Yes, I missed posting last week’s Makeover Monday, but in a good cause: I was in Seattle, visiting my mom/making over the pillows for her new couch.
Why change the pillows? Well, that’s what I asked Mom: what was the actual issue with the existing pillows? Wrong colors, sizes, shapes? For her, it was a combination of wrong colors and too much of them, i.e. solid-color pillows creating large blocks of colors, as in this “before” picture:
Mom’s pillow issues, pre-makeover: Not terrible, but… the reds don’t match, the patterned pillow seems out of place, the dark-gold pillow isn’t quite the right shade, and all the pillows are the same size. Inset: both the size and the colors of the solid pillows just look off somehow.
In which I finish creating a monster: the Franken-Coat!
In last week’s Part 1, I got started on this experiment in the CYC lab. Preparations for this radical disassembly-shuffle parts-reassembly project involved analyzing the 2 thrift-shop jackets for compatibility, doing a folded mock-up, and finally, rather extensive surgical (scissor-al?) procedures on both jackets. Here’s a quick recap:
You know how sometimes, even when something doesn’t need to be changed, you feel like changing it anyway? (I’m convinced this is the explanation for my lipgloss collection.) Well, I was in that kind of mood coming into today’s Makeover Monday; I only had to choose a suitable victim garment on which to experiment.
Enter the grey knit skirt.
I’ve had this skirt for at least 8 years, probably longer; I got it from Anthropologie, and it’s a triumph of featherweight 100% merino wool sweater-knit, with a pure silk lining, in my favorite shades of grey: charcoal and silver.
Grey knit skirt, before. Nothing wrong with it, I love the style, I just suddenly want to change the lining, which, as you can see, peeks through the drop-stitch panels.
I promised you another juicy Closet Confession, and today is my monthly Makeover Monday, ergo…
This is hard. I’ve been thinking about tackling this subject here for quite a while, and now seems to be as good a time as any to stop procrastinating. Yes, it will be a makeover (eventually), but I have to start with the confession.
Here’s the thing. You know how I’ve written about our wardrobes evolving as a reflection of changes in our lives, and in us as individuals? Well, for several months now I’ve been feeling thoroughly confused, clothes-wise; it’s like I’m no longer sure what works on me, what’s flattering, what’s age-appropriate, and most perplexing of all, what is actually a reflection of who I am?
Ah, there’s the real question I’ve been avoiding like an itchy wool sweater:
Previously on Makeover Monday, I cut up a stretch-velvet dress I had made several years ago for ballroom dancing; so far, this has netted me an asymmetrically-hemmed top. Today, I’m taking the remainder of the erstwhile dress, adding some contrasting velvet, and turning it into a tango skirt!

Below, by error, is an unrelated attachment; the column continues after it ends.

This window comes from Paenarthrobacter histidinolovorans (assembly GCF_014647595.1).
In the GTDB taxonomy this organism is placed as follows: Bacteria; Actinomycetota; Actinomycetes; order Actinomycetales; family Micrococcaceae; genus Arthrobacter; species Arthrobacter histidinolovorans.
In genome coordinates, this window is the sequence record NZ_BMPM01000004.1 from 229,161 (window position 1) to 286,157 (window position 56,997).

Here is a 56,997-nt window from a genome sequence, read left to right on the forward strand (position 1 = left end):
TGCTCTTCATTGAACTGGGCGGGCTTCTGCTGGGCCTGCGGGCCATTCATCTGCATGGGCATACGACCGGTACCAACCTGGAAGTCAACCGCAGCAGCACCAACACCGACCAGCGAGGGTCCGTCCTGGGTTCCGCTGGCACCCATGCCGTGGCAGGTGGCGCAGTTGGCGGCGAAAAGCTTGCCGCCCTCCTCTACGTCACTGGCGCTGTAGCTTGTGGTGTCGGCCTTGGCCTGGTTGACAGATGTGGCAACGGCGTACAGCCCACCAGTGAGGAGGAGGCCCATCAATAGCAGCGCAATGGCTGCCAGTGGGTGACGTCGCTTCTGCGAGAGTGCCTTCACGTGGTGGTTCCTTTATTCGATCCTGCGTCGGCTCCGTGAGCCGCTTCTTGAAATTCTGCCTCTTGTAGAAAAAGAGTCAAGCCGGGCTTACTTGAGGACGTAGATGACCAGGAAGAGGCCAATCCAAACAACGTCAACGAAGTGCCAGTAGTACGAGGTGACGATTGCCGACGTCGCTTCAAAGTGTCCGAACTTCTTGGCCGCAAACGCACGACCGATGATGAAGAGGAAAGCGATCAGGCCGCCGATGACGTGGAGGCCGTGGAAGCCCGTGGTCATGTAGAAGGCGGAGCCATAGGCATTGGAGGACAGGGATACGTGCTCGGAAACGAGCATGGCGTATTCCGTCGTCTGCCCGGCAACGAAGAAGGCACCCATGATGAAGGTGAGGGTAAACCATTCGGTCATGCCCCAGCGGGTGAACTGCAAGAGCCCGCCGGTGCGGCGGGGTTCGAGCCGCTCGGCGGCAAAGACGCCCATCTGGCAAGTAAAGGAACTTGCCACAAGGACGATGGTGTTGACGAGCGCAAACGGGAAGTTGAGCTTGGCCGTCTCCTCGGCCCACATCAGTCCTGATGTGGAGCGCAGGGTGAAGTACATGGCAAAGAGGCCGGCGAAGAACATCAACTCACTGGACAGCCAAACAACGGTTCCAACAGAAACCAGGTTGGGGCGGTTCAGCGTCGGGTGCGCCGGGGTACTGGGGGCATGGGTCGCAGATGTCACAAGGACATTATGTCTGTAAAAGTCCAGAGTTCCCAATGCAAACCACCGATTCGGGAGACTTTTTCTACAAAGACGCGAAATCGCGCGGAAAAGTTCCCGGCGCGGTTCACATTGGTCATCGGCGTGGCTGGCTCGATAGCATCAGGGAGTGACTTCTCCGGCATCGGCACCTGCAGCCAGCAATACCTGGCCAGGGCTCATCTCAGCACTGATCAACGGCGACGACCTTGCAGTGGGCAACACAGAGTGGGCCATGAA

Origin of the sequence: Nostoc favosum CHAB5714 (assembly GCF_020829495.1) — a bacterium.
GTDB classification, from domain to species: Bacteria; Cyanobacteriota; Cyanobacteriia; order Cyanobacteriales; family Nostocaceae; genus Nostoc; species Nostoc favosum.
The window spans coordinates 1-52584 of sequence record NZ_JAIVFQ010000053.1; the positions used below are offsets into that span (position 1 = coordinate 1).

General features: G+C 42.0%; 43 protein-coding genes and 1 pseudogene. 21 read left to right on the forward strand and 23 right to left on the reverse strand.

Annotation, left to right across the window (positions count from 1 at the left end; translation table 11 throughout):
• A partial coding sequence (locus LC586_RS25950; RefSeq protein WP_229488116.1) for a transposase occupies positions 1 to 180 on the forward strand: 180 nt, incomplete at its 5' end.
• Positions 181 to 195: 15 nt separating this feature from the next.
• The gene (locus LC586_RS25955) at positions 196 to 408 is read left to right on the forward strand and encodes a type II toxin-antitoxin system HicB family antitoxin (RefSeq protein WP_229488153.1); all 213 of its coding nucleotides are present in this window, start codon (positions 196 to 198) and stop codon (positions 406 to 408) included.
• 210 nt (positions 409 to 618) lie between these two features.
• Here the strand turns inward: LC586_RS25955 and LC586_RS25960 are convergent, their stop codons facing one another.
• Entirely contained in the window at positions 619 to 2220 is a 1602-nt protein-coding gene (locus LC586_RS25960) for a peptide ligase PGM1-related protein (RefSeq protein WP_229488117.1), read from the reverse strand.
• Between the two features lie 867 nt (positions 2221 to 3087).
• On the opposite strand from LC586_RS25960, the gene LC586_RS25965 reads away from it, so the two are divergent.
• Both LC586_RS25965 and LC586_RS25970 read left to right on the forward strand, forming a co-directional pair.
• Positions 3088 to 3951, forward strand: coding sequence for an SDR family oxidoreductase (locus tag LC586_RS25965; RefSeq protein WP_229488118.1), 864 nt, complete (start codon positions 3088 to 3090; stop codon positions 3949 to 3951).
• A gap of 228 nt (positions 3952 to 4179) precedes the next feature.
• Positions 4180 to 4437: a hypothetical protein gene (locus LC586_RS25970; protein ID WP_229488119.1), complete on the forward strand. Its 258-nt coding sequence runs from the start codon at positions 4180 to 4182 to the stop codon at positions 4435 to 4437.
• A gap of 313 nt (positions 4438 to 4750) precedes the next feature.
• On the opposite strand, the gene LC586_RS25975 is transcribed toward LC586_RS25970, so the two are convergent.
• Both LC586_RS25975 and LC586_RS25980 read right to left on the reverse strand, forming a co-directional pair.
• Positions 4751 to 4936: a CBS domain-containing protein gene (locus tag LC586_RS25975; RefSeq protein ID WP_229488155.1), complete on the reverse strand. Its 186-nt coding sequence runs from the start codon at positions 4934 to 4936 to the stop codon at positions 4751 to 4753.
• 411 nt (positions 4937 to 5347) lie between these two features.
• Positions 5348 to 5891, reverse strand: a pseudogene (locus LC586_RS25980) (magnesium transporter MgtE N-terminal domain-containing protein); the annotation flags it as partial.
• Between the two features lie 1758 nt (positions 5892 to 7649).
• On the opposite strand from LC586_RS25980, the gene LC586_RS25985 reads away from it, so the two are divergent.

Here’s my ballroom dress, before I went a little scissors-happy:
Velvet dress, pre-makeover.
After cutting this dress diagonally into 2 pieces, here’s what the skirt portion looks like; I’ve laid it over a pencil skirt to get an idea of what I’d have to add to turn this oddly-shaped thing into a useable garment.
Skirt mock-up 1. Since the original dress was quite close-fitting, I thought this slim pencil skirt would give me some idea how to add on to the remaining velvet piece, to create a new skirt.
A couple of weeks ago, I showed you how to crop thrift-shop yoga pants to capri length. Today, I’ll show you how I cropped a pair of jeans; the process is very similar, except that the jeans are a non-stretch fabric, requiring a different stitching technique.
Previously on Makeover Monday, I showed you how to create a peplum out of a full skirt, and prepare it to be attached to a pencil skirt. Today, we’ll finish this project by sewing the peplum to the skirt, then reattaching the partially-removed zipper and the waistband.
Let’s get started, continuing from last week’s post, which got us to the point of pinning the peplum in place and adjusting the gathers.
1.Pin and machine-baste the gathered peplum to grey skirt.
Red Alert!If the zipper on your skirt is not an invisible zipper, like mine, reattach your zipper before adding the peplum.
Adding peplum to skirt. As shown, make sure that the seam allowance of your pencil skirt are folded out; this is where you will reattach your zipper. And fold the zipper-opening edges of your peplum under before pinning it to the skirt. Machine-baste, using previous stitching line as your guide.
For the past 2 Makeover Mondays, I’ve been experimenting to see how many things I could make from a single shirt. First, I took the collar off to wear on its own, then I tried making a sort of cowl/scarf hybrid with the body of the shirt. And today, I have a quick and easy project to make with the shirt sleeves!
I’ve had a number of ideas for using the shirt sleeves, but I’ve narrowed it down to my favorite, the concept of which is to make a scarf that, when worn, looks like you’ve draped a jacket or cardigan over your shoulders, you know, with the sleeves hanging down in front, or maybe loosely tied. That’s the idea, anyway.
Let’s start by taking a look at what’s left of my increasingly-cannibalized shirt:
What’s left of my shirt, after taking off the collar and the body below the arms. Hmm, it does kind of look like a shrug…